Doctor insights on:
How Do You Take Out A Loose Baby Molar Tooth
Mouth (mouth) " n. Pl. Mouths 1. A. The body opening through which an animal takes in food. B. The cavity lying at the upper end of the alimentary canal, bounded on the outside by the lips and inside by the oropharynx and containing in higher vertebrates the tongue, gums, and teeth. C. This cavity regarded as the source of sounds and speech. D. The opening to any cavity or canal ...Read more
YOUR molar?: Are you 30 years old with a retained baby molar? You need to see a dentist for a radiograph (x-ray) to see the remaining roots of that molar as well as determine if there is an adult tooth under the gumline (unlikely) and the space available for placement of a dental implant to replace that soon-to-be missing tooth. ...Read moreSee 2 more doctor answers
My baby molar tooth wont move or wiggle and i feel the adult tooth growing. What's going to happen?
Is it always better to take the molar tooth out? What are the complications later in life if it is not taken out?
Wisdom or other?: If you mean 3rd molars = wisdom teeth should be saved if good alignment, useful, enough room to keep them clean. This applies to about only 25% the rest should be extracted to avoid decay, gum disease, shifting of teeth, other problems. 3rd molars that are reasonably straight should be saved if no problems or routine size filling needed. 3rd molars very useful when other molar already missing. ...Read moreSee 1 more doctor answer
Very carefully: Your dentist or oral surgeon has the proper tools and training to remove the tooth even if it does not seem loose to you. Sometimes, depending on root anatomy, it is taken out in pieces. Often the dentist will want to place a bone graft material in the vacant site to improve healing and your options of a future implant. ...Read moreSee 6 more doctor answers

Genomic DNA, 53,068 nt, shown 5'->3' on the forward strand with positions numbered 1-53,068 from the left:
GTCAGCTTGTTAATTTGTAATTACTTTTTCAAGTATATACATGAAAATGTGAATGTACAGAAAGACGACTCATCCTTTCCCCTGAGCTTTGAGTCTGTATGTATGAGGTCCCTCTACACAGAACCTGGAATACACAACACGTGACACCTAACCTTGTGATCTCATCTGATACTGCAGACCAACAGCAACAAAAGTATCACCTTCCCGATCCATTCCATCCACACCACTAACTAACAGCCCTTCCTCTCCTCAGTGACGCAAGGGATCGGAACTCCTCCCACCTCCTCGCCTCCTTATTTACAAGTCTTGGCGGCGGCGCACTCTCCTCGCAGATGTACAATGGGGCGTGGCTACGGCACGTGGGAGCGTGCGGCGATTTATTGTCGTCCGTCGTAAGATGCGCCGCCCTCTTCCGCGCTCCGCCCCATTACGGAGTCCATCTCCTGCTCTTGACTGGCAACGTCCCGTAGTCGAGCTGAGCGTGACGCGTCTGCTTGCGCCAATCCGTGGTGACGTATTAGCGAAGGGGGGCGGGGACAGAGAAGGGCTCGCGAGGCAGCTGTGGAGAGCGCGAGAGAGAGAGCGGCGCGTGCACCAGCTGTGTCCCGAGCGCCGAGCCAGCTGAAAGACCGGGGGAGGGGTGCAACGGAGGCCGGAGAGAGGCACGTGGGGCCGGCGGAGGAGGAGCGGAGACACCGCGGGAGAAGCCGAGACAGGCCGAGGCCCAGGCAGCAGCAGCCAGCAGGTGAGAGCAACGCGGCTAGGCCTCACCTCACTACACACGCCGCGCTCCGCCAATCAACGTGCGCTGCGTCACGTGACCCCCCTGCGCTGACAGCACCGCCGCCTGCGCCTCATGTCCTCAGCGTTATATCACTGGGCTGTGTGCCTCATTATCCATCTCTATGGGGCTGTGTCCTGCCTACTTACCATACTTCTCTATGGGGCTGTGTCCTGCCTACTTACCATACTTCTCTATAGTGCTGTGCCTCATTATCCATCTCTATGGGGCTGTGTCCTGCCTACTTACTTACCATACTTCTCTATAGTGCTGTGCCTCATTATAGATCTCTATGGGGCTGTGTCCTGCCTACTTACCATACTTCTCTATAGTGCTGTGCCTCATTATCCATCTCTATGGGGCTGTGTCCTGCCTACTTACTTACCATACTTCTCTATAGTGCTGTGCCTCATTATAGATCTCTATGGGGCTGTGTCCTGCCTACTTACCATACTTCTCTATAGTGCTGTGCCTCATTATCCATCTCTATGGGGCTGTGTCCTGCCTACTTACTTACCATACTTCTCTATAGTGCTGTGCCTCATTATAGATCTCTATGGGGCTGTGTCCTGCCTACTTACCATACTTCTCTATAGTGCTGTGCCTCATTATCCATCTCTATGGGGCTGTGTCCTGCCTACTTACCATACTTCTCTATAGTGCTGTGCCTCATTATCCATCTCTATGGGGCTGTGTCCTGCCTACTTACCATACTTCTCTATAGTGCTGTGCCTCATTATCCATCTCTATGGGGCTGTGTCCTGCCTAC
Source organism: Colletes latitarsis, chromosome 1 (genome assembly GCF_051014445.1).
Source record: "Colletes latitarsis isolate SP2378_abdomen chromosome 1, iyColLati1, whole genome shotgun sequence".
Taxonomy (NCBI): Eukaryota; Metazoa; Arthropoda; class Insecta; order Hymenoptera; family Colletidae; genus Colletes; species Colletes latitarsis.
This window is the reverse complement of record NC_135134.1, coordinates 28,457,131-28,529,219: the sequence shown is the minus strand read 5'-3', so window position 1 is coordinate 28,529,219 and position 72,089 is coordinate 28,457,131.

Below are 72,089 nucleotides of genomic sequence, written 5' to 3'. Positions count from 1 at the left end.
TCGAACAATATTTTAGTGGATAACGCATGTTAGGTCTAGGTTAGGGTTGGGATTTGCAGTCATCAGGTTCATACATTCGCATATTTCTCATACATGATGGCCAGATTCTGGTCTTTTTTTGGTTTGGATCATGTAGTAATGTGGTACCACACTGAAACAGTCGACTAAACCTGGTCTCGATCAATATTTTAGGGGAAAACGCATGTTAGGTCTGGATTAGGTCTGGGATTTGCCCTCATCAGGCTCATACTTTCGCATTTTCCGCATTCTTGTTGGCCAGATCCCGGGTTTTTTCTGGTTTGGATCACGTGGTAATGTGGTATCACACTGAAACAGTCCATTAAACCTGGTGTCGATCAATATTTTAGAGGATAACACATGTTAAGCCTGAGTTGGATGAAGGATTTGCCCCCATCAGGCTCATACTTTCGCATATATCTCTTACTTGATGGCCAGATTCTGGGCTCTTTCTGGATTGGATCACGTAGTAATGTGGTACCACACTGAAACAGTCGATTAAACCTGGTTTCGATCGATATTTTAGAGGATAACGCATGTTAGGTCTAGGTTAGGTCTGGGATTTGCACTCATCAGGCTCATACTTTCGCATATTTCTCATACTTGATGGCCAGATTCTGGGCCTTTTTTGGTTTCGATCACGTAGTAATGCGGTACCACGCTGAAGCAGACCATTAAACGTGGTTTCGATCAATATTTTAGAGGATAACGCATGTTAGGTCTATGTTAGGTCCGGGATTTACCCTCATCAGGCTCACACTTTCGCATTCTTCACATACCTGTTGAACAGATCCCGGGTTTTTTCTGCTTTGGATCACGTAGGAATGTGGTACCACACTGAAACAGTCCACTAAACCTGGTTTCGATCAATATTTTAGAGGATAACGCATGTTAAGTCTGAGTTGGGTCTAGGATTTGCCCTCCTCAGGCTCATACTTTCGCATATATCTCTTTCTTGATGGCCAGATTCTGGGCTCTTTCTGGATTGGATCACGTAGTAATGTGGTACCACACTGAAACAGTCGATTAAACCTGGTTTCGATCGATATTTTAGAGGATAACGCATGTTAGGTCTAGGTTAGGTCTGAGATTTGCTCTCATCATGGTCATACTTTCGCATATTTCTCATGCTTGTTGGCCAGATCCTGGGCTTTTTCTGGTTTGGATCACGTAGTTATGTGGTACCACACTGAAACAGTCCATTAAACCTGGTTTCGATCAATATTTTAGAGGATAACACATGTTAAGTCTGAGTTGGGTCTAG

Yes: You can tell because baby teeth look different than adult teeth. They are usually smaller versions of the adult tooth. If you still are not sure, visit your dentist and he or she can tell by looking at it or taking an xray. There you can also find out what happened to the adult tooth. ...Read moreSee 2 more doctor answers
Six weeks: Removing a tooth, especially a molar is a big deal. It leaves a surface wound the size of half a dollar bill, that can become infected if food is present, followed by bacteria. Often it is already infected prior to extraction that can lead to a systemic bacteremia. This is been blamed for plaque deposits in arteries. Follow all instructions, keep hygiene good, liquid diet for five days. ...Read moreSee 2 more doctor answers
Recovery time after having erupted baby molar tooth pulled? I work in an office, how much time off work?
What do docs think? Should an infected pre-molar tooth in a child be removed or treated with root canal surgery?
How old is child?: Does this child need orthodontics? Depending on the answers to the above questions, the advice would be different. That's why you need to consult with both your local dentist and orthodontist, if necessary, to devise a plan. Personally, i'm all for saving every tooth that can be saved. The child isn't growing any more. ...Read moreSee 1 more doctor answer
The permanent molars occupy the most posterior portion of the dental arch. They are the primary grinding teeth in the mouth. Adult humans have twelve molars, in four groups of three at the back of the mouth. The third, rearmost molar in each group is called a wisdom tooth. It is the last tooth to appear, breaking through the gum tissue at about ...Read more
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